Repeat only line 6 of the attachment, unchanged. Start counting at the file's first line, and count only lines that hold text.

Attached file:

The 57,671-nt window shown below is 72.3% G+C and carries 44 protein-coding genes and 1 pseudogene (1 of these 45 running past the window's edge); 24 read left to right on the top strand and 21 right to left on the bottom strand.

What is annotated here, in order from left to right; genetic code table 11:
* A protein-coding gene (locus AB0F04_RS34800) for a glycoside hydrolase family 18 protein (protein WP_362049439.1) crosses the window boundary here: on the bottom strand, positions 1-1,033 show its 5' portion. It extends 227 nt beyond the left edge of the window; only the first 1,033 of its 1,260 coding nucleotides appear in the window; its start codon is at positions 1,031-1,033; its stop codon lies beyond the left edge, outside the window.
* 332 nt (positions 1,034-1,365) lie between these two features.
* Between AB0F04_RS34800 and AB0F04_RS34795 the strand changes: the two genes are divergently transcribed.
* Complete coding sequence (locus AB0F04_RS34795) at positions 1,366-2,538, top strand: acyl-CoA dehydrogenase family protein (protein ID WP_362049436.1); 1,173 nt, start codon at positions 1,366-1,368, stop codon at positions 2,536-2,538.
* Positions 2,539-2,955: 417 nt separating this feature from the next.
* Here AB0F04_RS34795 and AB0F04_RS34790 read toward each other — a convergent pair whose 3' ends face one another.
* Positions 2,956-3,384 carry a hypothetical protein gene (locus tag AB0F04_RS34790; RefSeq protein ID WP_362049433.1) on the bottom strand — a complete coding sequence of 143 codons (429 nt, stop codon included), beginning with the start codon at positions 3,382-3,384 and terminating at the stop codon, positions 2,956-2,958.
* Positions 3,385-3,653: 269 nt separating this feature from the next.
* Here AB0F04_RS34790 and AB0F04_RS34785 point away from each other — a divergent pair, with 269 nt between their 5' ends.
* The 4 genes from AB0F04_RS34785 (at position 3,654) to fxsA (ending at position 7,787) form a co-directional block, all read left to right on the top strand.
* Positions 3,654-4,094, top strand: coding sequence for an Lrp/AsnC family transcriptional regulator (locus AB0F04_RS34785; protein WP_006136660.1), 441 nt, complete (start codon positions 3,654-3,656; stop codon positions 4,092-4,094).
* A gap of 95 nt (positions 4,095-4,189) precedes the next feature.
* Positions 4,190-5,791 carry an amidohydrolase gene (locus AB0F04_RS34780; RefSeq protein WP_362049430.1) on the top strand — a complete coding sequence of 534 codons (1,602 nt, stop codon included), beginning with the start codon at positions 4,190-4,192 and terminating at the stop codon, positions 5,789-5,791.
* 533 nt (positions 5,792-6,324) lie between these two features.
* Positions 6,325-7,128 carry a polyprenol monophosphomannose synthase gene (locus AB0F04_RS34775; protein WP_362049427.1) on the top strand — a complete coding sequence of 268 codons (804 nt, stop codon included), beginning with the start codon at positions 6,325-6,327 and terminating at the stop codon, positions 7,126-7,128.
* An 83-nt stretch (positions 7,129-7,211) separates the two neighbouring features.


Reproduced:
* Complete coding sequence (locus AB0F04_RS34795) at positions 1,366-2,538, top strand: acyl-CoA dehydrogenase family protein (protein ID WP_362049436.1); 1,173 nt, start codon at positions 1,366-1,368, stop codon at positions 2,536-2,538.